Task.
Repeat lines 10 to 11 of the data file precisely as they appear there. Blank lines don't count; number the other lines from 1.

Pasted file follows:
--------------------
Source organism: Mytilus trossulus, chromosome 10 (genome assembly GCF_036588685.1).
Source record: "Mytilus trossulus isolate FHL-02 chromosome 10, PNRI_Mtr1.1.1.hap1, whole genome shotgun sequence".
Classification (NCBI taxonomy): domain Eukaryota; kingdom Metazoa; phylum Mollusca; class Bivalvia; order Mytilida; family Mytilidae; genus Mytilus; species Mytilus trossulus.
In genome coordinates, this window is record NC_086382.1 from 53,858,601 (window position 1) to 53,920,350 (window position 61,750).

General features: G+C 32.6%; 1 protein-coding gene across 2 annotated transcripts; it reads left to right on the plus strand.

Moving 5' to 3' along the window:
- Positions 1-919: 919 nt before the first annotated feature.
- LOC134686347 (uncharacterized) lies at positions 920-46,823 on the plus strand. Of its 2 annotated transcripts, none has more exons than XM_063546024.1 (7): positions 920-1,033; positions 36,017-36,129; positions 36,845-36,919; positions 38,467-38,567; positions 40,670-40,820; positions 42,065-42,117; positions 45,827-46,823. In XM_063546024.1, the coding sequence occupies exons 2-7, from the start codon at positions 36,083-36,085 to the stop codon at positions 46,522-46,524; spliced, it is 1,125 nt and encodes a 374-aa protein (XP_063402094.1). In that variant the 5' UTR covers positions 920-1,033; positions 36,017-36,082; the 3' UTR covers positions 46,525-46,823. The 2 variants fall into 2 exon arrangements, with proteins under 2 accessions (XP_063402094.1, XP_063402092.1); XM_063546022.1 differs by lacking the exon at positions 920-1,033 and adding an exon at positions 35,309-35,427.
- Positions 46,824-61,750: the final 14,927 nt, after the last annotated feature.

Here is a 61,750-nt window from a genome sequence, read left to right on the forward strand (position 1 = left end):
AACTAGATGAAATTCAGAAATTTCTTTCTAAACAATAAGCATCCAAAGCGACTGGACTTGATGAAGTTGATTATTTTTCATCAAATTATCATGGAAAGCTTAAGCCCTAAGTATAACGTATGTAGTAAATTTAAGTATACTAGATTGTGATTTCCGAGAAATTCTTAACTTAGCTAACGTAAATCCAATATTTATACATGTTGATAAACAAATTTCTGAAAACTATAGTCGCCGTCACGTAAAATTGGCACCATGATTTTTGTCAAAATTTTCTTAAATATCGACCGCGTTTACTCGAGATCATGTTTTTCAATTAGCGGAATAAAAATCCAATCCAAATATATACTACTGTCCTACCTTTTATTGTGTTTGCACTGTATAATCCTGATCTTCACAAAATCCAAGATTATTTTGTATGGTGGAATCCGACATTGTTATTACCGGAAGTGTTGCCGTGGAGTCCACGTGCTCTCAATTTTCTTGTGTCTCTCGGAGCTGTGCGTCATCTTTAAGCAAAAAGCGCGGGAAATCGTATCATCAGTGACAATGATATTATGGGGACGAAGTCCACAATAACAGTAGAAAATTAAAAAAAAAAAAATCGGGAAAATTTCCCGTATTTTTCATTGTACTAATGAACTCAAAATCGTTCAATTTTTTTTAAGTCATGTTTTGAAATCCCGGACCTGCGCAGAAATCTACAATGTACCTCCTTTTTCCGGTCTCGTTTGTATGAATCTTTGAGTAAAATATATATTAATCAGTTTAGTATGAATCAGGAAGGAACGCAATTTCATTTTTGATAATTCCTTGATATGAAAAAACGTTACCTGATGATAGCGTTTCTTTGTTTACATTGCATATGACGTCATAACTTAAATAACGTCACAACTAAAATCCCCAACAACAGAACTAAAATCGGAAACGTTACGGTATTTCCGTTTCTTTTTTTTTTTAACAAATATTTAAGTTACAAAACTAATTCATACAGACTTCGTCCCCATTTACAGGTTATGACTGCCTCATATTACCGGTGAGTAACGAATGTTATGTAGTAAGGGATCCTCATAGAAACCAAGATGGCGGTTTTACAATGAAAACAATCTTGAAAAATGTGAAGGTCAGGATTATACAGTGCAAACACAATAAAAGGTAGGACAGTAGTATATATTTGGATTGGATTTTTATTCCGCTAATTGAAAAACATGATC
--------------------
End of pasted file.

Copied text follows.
Here is a 61,750-nt window from a genome sequence, read left to right on the forward strand (position 1 = left end):
AACTAGATGAAATTCAGAAATTTCTTTCTAAACAATAAGCATCCAAAGCGACTGGACTTGATGAAGTTGATTATTTTTCATCAAATTATCATGGAAAGCTTAAGCCCTAAGTATAACGTATGTAGTAAATTTAAGTATACTAGATTGTGATTTCCGAGAAATTCTTAACTTAGCTAACGTAAATCCAATATTTATACATGTTGATAAACAAATTTCTGAAAACTATAGTCGCCGTCACGTAAAATTGGCACCATGATTTTTGTCAAAATTTTCTTAAATATCGACCGCGTTTACTCGAGATCATGTTTTTCAATTAGCGGAATAAAAATCCAATCCAAATATATACTACTGTCCTACCTTTTATTGTGTTTGCACTGTATAATCCTGATCTTCACAAAATCCAAGATTATTTTGTATGGTGGAATCCGACATTGTTATTACCGGAAGTGTTGCCGTGGAGTCCACGTGCTCTCAATTTTCTTGTGTCTCTCGGAGCTGTGCGTCATCTTTAAGCAAAAAGCGCGGGAAATCGTATCATCAGTGACAATGATATTATGGGGACGAAGTCCACAATAACAGTAGAAAATTAAAAAAAAAAAAATCGGGAAAATTTCCCGTATTTTTCATTGTACTAATGAACTCAAAATCGTTCAATTTTTTTTAAGTCATGTTTTGAAATCCCGGACCTGCGCAGAAATCTACAATGTACCTCCTTTTTCCGGTCTCGTTTGTATGAATCTTTGAGTAAAATATATATTAATCAGTTTAGTATGAATCAGGAAGGAACGCAATTTCATTTTTGATAATTCCTTGATATGAAAAAACGTTACCTGATGATAGCGTTTCTTTGTTTACATTGCATATGACGTCATAACTTAAATAACGTCACAACTAAAATCCCCAACAACAGAACTAAAATCGGAAACGTTACGGTATTTCCGTTTCTTTTTTTTTTTAACAAATATTTAAGTTACAAAACTAATTCATACAGACTTCGTCCCCATTTACAGGTTATGACTGCCTCATATTACCGGTGAGTAACGAATGTTATGTAGTAAGGGATCCTCATAGAAACCAAGATGGCGGTTTTACAATGAAAACAATCTTGAAAAATGTGAAGGTCAGGATTATACAGTGCAAACACAATAAAAGGTAGGACAGTAGTATATATTTGGATTGGATTTTTATTCCGCTAATTGAAAAACATGATC